by: Frederick Boucher [ ]
The Bell Helicopter AH-1 Cobra attack helicopter replaced the ubiquitous UH-1 "Huey” in gunship duties in 1967. Fast, maneuverable, heavily armed and small (a.k.a., hard to hit), the sleek Cobra and its deadly bite has been steadily upgraded to a tank-killer with TOW missiles, while still depended upon for aerial fire support, armed escort, and reconnaissance. In service for forty years, Cobras are still in use with the U.S. Marine Corps.
The model is built with seventy-six pale grey styrene parts (including several optional weapons), a clear styrene canopy, and decals for two schemes. These are on five sprues sealed in plastic bags.
The styrene is slightly brittle, but not fragile. Hobby Boss’ molding is clean and crisp, with no flash. No ejector pin marks or sink marks are present on visible surfaces.
The airframe parts have engraved panel lines and details. Some rivets are raised where appropriate.
The airframe is molded as two fuselage pieces. This is a pseudo modular style for multiple Cobra versions. The specific fuselage halves are on a separate sprue joined around the cockpit. The fuselage is completed with the two boom and sponson airfoils; the helicopter is finished with the two-part skids, nose mounted Telescopic Sight Unit (TSU), chin mounted M28A3 armament subsystem with M134 minigun and M129 grenade launcher, belly plate behind that chin turret, antenna fittings, rotors and seven-plane semiflat canopy. Additionally, cable cutters are provided for the canopy and belly.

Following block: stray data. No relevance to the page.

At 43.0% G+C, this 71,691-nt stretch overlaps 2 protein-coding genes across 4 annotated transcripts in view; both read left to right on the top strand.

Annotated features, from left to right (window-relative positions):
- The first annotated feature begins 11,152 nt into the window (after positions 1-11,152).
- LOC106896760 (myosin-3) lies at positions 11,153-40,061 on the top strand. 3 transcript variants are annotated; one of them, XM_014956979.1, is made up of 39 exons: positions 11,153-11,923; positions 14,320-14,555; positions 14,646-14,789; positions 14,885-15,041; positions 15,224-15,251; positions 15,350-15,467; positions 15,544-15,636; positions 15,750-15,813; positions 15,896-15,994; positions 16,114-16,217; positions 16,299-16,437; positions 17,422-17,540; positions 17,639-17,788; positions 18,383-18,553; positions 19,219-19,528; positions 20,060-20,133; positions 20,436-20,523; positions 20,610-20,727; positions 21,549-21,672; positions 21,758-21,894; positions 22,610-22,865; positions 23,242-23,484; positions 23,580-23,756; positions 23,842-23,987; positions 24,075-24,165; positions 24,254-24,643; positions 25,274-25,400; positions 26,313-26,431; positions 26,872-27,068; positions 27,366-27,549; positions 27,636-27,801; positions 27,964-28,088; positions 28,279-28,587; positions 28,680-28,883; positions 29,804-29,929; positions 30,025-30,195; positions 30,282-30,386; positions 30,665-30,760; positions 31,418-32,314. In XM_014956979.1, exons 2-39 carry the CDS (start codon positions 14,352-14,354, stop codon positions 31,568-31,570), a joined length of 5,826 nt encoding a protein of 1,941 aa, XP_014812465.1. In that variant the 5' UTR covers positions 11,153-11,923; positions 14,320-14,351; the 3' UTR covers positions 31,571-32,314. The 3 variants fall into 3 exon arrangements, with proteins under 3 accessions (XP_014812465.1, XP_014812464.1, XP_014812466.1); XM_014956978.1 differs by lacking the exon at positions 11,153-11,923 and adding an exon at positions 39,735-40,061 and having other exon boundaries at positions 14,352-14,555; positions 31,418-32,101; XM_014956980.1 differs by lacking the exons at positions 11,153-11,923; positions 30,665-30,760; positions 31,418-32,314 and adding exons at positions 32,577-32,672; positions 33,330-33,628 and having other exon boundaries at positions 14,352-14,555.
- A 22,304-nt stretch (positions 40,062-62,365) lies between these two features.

The cockpit is built with ten pieces, a basic tandem cockpit tub, two seats (with molded-on harnesses), collective, sticks (gunner and pilots’), two instrument panels with raised bezels, gunsight and rear bulkhead. Finally, the three exterior armament choices, each built with four or seven parts. These are the (two of each) 7-round 2.75 in (70 mm) M158 rocket launcher, M261 19-Tube 70mm (2.75”) rocket launcher, and BGM-71A 4-round TOW missile launcher.
The profile and dimensions appear accurate. The three-barrel M134 three-barreled electric Gatling chin gun is molded as one piece. Aside from the cockpit tub with some raised switches, there is no detail inside the crew compartment.
The canopy shows linear distortion. The sharply defined framing is textured. The kit includes no clear navigation or landing lamps.
Instructions, painting and decals
Hobby Boss’ instruction sheet is two pages of eight undefined stages. It should not be confusing.
The painting guide is a page with a color 4-view of each Cobra. Colors are referenced for Mr. Hobby, Vallejo, Model Master, Tamiya and Humbrol.
The kit includes markings for two:
1. AH-1S, a/n JG-3416, Japanese Self Defense Force.
2. AH-1S, a/n unknown, Israeli Air Force, 160 Sqn.
The decals appear on the sheet to be very good, with excellent registration, fine printing and color density. Scanned and enlarged, they look rough. The finish is glossy, with the carrier film trimmed close to most markings.
Hobby Boss did a grand job on their Cobra. "Rivet-counters" may find things to constructively critique. Nevertheless, Hobby Boss’ new kit offers some good detail and plenty of options.
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